St. Herod’s Episcopal Church

 

(Originally posted December 29, 2011)

Liturgical calendars remind us that today we are to celebrate the life of Thomas Becket, the 12th century Archbishop of Canterbury who argued with King Henry II over issues of authority, with fatal consequences.

Issues of authority…power versus authority…these are themes that color nearly every news story and touch our lives in various ways. Christians  recently re-acknowledged the authority of a tiny babe born in Bethlehem a couple of thousand years ago. And legend, if not history, has King Herod quite fearful of the authority being placed in that newborn, seeing it as a threat to his own power and ordering the deaths of all boys under the age of two. What kind of authority did he expect that show of power to confer upon him? How to make a distinction between authority and power?  Is it simply the difference between what is bestowed and what is taken?

A good sermon usually turns at some point and takes the listener (or reader) to a place they might not have expected.  I am now artlessly making such a turn because I wanted to share again a TED (“Technology, Entertainment, Design”) Talk I came across several years ago. TED Talks, as you probably know, are forums for cross-related ideas on many topics. This particular mini-seminar is by an Italian conductor, Itay Talgam, who gives presentations to businesses around the world that “explore the magical relationship between conductor, musician and audience to achieve inspiring new insights into leadership, management, and teamwork.”  He is, in fact, exploring themes of power versus authority.

Near the end of Talgam’s 20-minute presentation (which had me laughing out loud several times, by the way), he talks about the confluence of creativity at any given moment during a concert between the architect of the hall, the conductor, the musicians and the audience. It wasn’t a difficult stretch for me to imagine that same kind of confluence happening during a worship service – the church building itself, liturgical leaders and the congregation all contributing some part to the experience. Somewhere around the 6:45 mark Talgam relates a funny story about musicians asking a renowned conductor to resign, telling him “you’re using us like instruments, not as partners.”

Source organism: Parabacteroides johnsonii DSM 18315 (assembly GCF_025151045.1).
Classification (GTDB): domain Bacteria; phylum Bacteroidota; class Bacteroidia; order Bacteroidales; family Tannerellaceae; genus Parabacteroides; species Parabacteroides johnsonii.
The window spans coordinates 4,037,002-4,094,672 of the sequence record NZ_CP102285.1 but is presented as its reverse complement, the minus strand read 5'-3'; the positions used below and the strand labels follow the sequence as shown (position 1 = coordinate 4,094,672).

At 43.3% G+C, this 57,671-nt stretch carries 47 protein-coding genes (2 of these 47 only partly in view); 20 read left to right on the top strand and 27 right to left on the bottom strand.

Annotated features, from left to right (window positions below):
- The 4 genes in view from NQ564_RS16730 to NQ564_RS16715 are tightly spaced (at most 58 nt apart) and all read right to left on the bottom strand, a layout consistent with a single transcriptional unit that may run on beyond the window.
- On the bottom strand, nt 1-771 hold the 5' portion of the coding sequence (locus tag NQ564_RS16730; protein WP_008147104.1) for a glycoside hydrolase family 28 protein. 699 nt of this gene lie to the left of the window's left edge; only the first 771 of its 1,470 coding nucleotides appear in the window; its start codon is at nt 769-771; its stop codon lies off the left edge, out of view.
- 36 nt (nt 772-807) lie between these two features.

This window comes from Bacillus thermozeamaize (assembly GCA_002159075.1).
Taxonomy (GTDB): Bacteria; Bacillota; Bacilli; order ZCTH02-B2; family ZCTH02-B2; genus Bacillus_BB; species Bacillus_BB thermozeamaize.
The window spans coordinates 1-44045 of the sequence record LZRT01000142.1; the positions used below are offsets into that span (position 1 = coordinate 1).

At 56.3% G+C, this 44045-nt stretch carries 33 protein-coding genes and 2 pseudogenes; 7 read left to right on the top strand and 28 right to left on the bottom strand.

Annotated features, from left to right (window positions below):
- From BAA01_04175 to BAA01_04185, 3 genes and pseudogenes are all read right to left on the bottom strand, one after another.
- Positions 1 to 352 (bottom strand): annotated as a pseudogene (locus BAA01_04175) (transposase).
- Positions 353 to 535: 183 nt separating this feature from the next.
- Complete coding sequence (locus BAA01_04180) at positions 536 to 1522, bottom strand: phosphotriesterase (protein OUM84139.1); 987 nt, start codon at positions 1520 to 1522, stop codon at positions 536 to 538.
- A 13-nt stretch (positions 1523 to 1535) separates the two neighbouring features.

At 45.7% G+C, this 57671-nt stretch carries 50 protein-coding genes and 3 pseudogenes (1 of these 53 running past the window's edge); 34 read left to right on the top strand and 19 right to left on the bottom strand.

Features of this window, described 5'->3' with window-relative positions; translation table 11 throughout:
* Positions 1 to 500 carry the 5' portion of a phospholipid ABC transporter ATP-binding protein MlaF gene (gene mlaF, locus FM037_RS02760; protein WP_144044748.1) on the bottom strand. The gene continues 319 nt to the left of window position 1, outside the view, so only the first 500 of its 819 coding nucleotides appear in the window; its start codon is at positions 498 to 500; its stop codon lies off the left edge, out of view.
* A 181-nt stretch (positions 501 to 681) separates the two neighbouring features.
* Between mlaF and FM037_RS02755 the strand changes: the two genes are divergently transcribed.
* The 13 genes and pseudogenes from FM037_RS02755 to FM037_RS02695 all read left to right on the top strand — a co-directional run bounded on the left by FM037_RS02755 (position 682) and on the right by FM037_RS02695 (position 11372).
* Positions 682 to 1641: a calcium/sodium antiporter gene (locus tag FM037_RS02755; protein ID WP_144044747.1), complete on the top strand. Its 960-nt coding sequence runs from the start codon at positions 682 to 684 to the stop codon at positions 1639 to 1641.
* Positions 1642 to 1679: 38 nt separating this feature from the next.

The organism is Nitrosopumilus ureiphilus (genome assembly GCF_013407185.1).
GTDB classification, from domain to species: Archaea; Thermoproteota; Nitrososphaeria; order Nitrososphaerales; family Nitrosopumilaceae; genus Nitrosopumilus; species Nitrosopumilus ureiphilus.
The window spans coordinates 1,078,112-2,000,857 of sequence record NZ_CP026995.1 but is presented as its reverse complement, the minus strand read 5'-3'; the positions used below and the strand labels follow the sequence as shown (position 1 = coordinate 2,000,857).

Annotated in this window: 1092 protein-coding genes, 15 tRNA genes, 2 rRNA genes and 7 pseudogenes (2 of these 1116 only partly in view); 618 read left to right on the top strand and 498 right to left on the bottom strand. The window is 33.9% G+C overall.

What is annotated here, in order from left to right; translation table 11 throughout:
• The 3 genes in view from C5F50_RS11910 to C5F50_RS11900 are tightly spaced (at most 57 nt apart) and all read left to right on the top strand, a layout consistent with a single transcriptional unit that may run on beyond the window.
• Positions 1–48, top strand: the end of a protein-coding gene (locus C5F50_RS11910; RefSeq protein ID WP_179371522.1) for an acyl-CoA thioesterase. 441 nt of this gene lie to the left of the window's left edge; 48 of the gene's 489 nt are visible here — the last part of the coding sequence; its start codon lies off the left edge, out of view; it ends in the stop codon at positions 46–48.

No surprise that there is so often more potential for fruitfulness in collaborative efforts. Who knows, there might have been a Saint Herod’s Episcopal Church somewhere in the world had that ancient king worked with the authority given to Jesus rather than being threatened by it.

Whether you have an interest in issues around power versus authority, in qualities of effective leadership, or simply enjoy music and observing the conductor’s craft I hope you will find 20 minutes to watch this highly entertaining TED talk. If you don’t have the time, let me leave you with one last thought, taken from something Talgam says about Leonard Bernstein near the end of his talk – “you can see the music on his face.”

As we cross paths with people throughout this coming new year, what will be seen on our faces?  Faith?  Joy?  Hope?  Kindness?  An invitation to explore any of those things together?  I suspect authority will be conferred upon you if so.

TED Talk-Itay Talgram

Peace,
Sonya

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Living History

This past week gave me the privilege of being in Canterbury, England as the organist for a friend’s choir during their fourth residency at a British cathedral. Christ Church, Glendale (Ohio) is an all-volunteer choir that has flourished for nearly 30 years under their director, Bryan Mock.  They sang traditional English cathedral music, including Finzi’s Lo, the full, final sacrifice, which I wrote about a few weeks ago. And as anyone who has done something like this knows, there is A LOT of music to prepare for a week’s worth of service at an Anglican cathedral. I got to hide out in Canterbury Cathedral’s organ loft, playing the music of Howells and Langlais and Bach, not to mention the anthems of Finzi and Elgar and Sumsion, just a few yards from the very spot where Thomas Becket was murdered in 1170.